The New Zealanders joined the Allied advance up the Italian peninsula in 1943. This was a hard action against a determined and skilful enemy who used the difficult terrain (not dissimilar to the South Island) and adverse European winter weather to his advantage. The Kiwi troops took part in soul-destroying battles such as the Sangro River, Second and Third Cassino. They took part in hard-fought but exhilarating advances in the Liberation of Rome, the advance to Florence and the Race to Trieste before the war in Europe finally ended on 7 May 1945.
In World War II, the role of Māori in the armed forces became more evident, and in 1939 the New Zealand Government gave approval to form the Māori Battalion in response to a request by prominent Māori.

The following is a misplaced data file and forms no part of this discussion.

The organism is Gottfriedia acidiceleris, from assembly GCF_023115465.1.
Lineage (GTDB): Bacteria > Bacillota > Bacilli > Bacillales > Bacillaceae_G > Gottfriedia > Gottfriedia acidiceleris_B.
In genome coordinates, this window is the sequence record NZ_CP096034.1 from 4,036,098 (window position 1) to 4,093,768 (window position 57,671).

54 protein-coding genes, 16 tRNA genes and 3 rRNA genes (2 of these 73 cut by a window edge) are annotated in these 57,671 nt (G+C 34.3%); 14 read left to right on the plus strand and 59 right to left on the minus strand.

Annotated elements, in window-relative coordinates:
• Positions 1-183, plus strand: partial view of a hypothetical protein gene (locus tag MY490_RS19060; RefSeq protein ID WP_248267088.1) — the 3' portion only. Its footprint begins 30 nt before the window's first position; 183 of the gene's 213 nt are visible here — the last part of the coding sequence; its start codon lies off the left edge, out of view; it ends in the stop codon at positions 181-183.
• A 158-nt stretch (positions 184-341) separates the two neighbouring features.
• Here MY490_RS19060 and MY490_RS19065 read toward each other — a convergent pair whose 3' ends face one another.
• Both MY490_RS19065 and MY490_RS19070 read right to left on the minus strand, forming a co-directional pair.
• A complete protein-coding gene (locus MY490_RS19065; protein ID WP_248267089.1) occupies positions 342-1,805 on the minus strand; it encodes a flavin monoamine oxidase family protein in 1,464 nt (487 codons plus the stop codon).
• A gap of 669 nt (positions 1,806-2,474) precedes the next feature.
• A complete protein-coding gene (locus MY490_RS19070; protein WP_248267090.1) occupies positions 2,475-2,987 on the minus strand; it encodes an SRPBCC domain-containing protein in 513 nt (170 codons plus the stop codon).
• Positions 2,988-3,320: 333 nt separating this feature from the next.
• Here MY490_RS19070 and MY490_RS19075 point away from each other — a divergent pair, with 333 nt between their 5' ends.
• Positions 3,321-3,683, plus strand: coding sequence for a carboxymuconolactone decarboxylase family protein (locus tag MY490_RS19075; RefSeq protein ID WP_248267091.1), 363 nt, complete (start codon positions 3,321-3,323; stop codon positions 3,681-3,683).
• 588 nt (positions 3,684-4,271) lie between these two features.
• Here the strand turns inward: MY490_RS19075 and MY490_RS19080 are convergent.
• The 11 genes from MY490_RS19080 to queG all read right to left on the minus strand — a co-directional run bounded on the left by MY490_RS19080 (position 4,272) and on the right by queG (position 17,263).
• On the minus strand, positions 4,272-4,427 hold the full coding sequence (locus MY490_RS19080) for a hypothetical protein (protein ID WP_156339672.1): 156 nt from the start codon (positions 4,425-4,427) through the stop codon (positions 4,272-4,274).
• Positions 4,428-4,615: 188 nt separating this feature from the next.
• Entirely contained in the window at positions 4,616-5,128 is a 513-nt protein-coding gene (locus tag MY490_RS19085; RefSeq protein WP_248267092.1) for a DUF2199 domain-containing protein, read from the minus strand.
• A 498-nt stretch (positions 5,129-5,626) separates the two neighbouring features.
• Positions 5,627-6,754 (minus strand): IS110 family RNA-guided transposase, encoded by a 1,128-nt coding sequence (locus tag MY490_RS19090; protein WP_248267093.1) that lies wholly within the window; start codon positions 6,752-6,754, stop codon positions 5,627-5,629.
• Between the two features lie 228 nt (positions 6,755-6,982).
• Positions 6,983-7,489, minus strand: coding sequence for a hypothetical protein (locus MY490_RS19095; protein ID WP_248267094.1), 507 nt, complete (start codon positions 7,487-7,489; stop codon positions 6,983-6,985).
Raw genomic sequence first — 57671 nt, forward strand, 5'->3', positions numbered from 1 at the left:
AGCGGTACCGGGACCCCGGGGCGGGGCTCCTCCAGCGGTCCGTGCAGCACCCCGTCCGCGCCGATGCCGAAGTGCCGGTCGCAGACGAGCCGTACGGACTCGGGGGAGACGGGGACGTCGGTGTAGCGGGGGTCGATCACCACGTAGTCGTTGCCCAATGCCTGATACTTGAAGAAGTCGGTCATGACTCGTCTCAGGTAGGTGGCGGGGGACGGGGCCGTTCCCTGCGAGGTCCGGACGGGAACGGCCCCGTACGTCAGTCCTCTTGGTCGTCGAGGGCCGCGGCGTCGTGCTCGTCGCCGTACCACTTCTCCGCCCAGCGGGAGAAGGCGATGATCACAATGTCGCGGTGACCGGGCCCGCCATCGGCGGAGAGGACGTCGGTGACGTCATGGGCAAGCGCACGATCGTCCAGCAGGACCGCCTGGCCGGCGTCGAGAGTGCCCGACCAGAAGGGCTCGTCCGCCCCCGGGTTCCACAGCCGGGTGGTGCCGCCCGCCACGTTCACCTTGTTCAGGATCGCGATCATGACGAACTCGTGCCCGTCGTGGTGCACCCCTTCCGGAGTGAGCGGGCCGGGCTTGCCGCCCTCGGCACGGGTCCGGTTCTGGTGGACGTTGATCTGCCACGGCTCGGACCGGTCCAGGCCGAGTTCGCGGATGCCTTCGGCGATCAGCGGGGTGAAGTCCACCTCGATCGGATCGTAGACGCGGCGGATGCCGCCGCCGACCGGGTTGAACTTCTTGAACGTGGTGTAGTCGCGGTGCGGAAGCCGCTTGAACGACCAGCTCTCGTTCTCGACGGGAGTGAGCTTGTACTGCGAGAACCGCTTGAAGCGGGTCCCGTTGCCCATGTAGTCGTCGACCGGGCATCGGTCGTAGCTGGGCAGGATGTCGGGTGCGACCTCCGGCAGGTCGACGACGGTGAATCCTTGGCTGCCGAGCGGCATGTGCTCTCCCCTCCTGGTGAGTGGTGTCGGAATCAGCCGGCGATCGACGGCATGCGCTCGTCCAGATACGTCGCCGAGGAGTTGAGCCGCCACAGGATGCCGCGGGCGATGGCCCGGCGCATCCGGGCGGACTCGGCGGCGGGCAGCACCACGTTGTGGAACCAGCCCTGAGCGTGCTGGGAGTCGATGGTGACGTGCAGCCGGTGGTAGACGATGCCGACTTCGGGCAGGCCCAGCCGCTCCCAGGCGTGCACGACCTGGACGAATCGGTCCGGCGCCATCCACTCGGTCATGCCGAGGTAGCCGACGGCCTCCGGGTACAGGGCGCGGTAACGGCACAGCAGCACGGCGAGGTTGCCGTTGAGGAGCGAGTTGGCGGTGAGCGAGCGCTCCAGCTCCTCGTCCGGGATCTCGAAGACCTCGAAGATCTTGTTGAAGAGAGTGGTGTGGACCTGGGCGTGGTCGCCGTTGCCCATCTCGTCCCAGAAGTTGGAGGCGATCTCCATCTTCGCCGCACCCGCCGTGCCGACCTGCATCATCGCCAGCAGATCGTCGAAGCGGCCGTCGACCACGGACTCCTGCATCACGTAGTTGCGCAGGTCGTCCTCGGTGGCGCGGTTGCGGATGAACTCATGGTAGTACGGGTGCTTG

Once overseas the exploits of the 28th (Māori) Battalion became legendary, and they were involved in all the major campaigns – Greece, Crete, North Africa and Italy. Of all the battles, the most costly for the battalion was the battle at Monte Cassino. Despite a valiant effort during an attack on the town’s railway station, losses were heavy. 128 of the 200 men who started out were killed, wounded or captured. The abilities of the Māori Battalion were well recognised by all their commanders to the extent that if a difficult attack was imminent, it would usually be the 28th Māori Battalion that was called upon.